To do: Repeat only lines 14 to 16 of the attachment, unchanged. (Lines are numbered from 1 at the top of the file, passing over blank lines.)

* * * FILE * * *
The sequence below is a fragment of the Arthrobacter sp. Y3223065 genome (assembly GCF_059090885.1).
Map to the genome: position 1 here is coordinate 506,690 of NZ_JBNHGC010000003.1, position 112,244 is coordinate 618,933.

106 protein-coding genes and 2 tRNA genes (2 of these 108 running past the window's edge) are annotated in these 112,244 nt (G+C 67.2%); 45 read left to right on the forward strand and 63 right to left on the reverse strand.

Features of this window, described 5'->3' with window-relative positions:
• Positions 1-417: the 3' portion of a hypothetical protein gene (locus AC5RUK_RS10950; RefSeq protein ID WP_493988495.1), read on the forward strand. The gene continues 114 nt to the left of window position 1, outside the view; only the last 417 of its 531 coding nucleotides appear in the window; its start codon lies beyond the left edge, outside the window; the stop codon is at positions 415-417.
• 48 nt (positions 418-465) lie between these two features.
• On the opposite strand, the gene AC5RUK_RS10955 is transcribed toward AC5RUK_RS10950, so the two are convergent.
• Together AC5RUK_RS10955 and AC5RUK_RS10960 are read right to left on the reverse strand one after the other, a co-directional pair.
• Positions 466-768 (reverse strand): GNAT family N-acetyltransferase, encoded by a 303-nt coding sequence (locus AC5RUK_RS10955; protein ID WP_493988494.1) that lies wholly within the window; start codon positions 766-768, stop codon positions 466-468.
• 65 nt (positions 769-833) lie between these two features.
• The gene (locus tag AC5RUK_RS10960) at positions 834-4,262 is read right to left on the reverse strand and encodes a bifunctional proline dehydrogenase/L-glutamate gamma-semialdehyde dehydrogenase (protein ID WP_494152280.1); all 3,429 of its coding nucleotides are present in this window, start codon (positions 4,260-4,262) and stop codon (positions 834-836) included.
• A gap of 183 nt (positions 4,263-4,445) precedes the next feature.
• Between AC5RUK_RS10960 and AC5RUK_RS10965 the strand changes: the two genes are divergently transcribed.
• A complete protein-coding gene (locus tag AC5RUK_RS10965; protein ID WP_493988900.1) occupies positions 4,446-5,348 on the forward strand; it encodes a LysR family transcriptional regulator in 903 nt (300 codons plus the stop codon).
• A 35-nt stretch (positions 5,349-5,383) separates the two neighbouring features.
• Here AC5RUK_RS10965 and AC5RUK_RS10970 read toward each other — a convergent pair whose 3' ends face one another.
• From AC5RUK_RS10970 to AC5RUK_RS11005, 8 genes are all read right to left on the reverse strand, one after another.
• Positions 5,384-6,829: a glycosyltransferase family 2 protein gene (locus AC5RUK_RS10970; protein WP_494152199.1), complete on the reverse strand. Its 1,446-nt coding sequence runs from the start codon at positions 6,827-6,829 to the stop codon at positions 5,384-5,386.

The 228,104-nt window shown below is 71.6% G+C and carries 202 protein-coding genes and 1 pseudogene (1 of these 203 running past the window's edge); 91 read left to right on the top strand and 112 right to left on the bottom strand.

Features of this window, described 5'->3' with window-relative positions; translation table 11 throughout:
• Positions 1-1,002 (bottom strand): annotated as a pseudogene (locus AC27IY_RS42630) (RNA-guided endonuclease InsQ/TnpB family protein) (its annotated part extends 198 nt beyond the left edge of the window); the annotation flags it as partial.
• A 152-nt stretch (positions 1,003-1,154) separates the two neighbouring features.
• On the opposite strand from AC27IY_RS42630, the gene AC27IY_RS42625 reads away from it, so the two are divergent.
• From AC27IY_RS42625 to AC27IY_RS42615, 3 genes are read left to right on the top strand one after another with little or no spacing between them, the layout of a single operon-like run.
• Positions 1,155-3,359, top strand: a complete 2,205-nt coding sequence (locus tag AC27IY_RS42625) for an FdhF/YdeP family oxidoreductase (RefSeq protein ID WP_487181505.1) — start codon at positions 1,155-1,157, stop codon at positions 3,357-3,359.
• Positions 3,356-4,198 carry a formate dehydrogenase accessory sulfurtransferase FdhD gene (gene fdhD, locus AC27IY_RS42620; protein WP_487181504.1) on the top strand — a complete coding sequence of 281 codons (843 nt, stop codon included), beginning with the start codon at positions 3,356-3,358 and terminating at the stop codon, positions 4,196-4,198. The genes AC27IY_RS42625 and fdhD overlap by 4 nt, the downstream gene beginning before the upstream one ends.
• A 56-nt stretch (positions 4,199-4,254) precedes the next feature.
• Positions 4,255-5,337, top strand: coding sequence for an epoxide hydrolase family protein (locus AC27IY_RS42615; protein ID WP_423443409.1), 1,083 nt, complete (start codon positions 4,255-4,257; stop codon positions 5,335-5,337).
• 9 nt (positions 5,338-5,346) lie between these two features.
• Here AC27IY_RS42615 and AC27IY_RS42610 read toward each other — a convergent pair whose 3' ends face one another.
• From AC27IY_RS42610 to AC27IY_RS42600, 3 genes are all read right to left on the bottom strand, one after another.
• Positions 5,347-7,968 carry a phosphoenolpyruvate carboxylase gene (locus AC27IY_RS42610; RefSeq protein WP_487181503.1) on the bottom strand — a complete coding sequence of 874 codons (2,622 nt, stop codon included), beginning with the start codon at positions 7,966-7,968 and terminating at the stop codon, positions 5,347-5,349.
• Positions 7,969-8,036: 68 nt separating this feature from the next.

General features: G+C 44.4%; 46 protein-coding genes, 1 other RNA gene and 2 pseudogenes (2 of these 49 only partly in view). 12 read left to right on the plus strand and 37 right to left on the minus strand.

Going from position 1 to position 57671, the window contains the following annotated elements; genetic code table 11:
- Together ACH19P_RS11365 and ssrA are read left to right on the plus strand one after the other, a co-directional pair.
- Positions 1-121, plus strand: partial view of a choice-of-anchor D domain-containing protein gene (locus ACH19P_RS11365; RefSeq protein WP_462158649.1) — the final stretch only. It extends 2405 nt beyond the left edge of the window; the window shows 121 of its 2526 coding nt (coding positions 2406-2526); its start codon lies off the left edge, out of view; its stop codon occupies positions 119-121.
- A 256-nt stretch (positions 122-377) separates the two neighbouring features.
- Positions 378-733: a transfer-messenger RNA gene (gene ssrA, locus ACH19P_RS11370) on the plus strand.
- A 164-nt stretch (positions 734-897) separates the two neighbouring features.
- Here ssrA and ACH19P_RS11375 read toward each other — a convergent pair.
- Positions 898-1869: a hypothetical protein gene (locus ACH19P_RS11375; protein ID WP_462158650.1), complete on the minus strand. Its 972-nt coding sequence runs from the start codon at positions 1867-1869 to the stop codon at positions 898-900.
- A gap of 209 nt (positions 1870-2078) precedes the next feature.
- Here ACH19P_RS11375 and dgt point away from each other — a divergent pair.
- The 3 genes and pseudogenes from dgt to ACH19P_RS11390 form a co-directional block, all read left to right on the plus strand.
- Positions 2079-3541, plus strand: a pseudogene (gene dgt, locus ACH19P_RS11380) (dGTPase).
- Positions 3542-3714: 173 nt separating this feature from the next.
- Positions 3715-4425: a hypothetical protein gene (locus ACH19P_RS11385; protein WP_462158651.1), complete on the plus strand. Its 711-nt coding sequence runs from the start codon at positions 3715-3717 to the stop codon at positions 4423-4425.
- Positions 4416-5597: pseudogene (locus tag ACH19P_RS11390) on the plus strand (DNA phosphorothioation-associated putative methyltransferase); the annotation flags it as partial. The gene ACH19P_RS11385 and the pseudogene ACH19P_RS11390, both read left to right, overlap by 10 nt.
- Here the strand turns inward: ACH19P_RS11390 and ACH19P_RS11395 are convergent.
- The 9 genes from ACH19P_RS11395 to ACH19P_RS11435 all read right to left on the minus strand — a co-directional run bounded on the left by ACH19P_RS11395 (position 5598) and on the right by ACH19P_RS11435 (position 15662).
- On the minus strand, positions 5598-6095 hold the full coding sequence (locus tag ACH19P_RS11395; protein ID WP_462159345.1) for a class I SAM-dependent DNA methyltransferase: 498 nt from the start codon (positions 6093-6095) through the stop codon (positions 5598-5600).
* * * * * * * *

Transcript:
• A complete protein-coding gene (locus tag AC5RUK_RS10965; protein ID WP_493988900.1) occupies positions 4,446-5,348 on the forward strand; it encodes a LysR family transcriptional regulator in 903 nt (300 codons plus the stop codon).
• A 35-nt stretch (positions 5,349-5,383) separates the two neighbouring features.
• Here AC5RUK_RS10965 and AC5RUK_RS10970 read toward each other — a convergent pair whose 3' ends face one another.